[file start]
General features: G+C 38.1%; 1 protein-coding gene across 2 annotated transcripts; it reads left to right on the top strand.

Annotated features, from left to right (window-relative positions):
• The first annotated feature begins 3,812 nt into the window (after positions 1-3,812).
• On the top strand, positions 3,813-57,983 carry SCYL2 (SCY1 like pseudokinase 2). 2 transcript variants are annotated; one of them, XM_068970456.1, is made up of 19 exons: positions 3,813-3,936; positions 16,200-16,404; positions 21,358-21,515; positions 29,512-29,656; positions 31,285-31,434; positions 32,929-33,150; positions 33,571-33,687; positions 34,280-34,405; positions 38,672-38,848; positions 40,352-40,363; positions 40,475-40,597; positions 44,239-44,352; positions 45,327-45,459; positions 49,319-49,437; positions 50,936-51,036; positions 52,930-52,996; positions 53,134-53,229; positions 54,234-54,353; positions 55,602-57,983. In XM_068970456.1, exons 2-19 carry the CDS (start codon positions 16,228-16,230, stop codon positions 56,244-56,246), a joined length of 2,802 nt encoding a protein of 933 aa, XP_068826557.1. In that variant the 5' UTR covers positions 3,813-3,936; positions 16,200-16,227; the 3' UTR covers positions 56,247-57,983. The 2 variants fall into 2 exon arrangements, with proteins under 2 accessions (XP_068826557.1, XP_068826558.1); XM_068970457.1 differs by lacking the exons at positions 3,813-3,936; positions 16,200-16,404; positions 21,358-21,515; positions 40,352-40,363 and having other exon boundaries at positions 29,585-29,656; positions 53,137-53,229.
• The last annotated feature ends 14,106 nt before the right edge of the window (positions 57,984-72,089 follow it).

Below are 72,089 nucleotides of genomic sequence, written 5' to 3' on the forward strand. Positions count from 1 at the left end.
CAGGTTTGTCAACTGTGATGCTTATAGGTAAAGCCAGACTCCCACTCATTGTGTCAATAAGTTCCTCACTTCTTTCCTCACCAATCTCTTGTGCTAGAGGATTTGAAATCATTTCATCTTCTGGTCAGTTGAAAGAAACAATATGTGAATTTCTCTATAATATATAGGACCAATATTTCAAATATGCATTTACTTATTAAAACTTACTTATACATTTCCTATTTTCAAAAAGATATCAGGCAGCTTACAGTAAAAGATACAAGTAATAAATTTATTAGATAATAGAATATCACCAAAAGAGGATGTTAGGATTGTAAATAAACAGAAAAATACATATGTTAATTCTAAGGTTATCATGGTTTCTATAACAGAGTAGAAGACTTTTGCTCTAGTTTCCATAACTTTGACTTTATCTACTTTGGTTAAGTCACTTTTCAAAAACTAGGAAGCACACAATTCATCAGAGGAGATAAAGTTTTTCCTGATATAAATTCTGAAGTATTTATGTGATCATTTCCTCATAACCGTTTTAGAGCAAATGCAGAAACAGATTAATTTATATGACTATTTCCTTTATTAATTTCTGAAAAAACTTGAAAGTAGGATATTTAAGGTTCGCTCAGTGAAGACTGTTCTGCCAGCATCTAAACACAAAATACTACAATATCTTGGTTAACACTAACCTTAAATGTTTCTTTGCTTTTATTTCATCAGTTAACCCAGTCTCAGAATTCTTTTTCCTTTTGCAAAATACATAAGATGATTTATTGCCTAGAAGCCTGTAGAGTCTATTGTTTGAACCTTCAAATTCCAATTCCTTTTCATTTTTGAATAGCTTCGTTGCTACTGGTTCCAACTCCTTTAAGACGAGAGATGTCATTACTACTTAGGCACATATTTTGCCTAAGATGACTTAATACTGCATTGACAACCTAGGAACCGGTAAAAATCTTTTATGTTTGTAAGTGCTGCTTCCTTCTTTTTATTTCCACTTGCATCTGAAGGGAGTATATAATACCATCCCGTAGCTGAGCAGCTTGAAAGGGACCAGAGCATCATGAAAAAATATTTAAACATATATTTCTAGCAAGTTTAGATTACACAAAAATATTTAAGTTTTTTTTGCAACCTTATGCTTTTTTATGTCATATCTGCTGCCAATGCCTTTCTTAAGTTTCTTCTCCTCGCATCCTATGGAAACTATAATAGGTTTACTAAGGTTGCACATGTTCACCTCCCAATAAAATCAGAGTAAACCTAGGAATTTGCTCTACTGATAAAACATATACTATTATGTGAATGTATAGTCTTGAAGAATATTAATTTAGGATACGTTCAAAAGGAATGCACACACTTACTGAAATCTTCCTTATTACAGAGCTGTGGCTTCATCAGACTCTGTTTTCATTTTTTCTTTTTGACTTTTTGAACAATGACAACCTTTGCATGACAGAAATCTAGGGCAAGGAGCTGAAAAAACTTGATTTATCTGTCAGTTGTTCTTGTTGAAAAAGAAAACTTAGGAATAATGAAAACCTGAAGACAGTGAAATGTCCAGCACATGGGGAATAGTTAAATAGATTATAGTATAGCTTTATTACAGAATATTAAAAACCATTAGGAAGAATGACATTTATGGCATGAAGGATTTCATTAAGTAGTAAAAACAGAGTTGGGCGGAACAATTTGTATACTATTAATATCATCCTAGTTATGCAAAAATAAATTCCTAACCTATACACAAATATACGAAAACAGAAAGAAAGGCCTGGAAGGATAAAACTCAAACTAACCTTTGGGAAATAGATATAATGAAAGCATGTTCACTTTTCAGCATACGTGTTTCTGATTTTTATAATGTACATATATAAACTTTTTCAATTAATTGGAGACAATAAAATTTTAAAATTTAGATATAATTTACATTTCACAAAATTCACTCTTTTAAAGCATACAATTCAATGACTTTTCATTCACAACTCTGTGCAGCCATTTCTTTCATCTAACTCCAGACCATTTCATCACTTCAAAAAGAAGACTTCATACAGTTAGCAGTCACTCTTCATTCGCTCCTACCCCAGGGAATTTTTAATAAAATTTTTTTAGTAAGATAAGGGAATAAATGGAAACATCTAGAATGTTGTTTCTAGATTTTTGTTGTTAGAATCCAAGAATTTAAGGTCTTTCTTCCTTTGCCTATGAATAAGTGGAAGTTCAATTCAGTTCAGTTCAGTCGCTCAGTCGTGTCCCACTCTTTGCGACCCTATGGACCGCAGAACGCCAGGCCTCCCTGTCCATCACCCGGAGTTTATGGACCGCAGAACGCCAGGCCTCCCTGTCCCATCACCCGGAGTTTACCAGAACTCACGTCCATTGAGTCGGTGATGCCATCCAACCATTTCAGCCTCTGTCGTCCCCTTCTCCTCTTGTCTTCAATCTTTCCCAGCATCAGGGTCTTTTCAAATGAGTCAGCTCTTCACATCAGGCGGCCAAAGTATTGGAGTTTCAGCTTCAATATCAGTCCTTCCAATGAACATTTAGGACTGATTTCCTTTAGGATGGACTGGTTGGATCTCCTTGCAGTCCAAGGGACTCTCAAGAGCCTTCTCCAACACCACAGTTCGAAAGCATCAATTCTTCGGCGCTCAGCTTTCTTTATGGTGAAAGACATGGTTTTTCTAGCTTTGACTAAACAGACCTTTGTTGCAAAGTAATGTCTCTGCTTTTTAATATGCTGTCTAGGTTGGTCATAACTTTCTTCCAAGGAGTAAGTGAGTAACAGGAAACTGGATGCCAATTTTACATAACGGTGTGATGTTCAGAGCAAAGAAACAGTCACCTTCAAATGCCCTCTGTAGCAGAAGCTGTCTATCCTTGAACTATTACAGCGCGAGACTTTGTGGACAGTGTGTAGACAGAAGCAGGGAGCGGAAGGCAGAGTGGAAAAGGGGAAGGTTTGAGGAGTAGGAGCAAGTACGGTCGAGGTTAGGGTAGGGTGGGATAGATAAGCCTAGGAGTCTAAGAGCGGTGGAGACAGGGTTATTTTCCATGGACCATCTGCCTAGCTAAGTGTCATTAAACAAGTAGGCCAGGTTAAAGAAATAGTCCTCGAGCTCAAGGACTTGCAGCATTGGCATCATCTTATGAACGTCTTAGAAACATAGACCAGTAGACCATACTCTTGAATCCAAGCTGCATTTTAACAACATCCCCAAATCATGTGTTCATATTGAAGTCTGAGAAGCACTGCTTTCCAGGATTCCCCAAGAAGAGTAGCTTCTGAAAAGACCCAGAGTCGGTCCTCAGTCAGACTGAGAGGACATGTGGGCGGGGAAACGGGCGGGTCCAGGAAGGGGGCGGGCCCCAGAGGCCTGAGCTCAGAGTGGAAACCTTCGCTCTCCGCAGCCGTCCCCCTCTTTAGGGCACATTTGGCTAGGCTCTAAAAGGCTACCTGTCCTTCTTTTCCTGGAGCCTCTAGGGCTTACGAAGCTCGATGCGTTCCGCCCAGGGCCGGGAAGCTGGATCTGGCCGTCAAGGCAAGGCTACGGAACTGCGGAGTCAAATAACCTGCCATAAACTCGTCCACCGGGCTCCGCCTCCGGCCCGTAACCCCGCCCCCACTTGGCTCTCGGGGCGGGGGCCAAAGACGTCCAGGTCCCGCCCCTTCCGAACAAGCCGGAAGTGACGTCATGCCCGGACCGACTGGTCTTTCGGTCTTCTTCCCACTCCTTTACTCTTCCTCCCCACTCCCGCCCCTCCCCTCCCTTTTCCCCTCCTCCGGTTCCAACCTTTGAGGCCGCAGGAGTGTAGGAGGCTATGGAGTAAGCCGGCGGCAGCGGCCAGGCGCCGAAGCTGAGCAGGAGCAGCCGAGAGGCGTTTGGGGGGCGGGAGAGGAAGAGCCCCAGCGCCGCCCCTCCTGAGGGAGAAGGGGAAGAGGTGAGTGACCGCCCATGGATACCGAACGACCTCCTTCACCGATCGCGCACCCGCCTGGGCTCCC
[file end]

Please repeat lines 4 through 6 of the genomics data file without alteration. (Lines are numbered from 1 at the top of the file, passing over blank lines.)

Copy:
• On the top strand, positions 3,813-57,983 carry SCYL2 (SCY1 like pseudokinase 2). 2 transcript variants are annotated; one of them, XM_068970456.1, is made up of 19 exons: positions 3,813-3,936; positions 16,200-16,404; positions 21,358-21,515; positions 29,512-29,656; positions 31,285-31,434; positions 32,929-33,150; positions 33,571-33,687; positions 34,280-34,405; positions 38,672-38,848; positions 40,352-40,363; positions 40,475-40,597; positions 44,239-44,352; positions 45,327-45,459; positions 49,319-49,437; positions 50,936-51,036; positions 52,930-52,996; positions 53,134-53,229; positions 54,234-54,353; positions 55,602-57,983. In XM_068970456.1, exons 2-19 carry the CDS (start codon positions 16,228-16,230, stop codon positions 56,244-56,246), a joined length of 2,802 nt encoding a protein of 933 aa, XP_068826557.1. In that variant the 5' UTR covers positions 3,813-3,936; positions 16,200-16,227; the 3' UTR covers positions 56,247-57,983. The 2 variants fall into 2 exon arrangements, with proteins under 2 accessions (XP_068826557.1, XP_068826558.1); XM_068970457.1 differs by lacking the exons at positions 3,813-3,936; positions 16,200-16,404; positions 21,358-21,515; positions 40,352-40,363 and having other exon boundaries at positions 29,585-29,656; positions 53,137-53,229.
• The last annotated feature ends 14,106 nt before the right edge of the window (positions 57,984-72,089 follow it).

Below are 72,089 nucleotides of genomic sequence, written 5' to 3' on the forward strand. Positions count from 1 at the left end.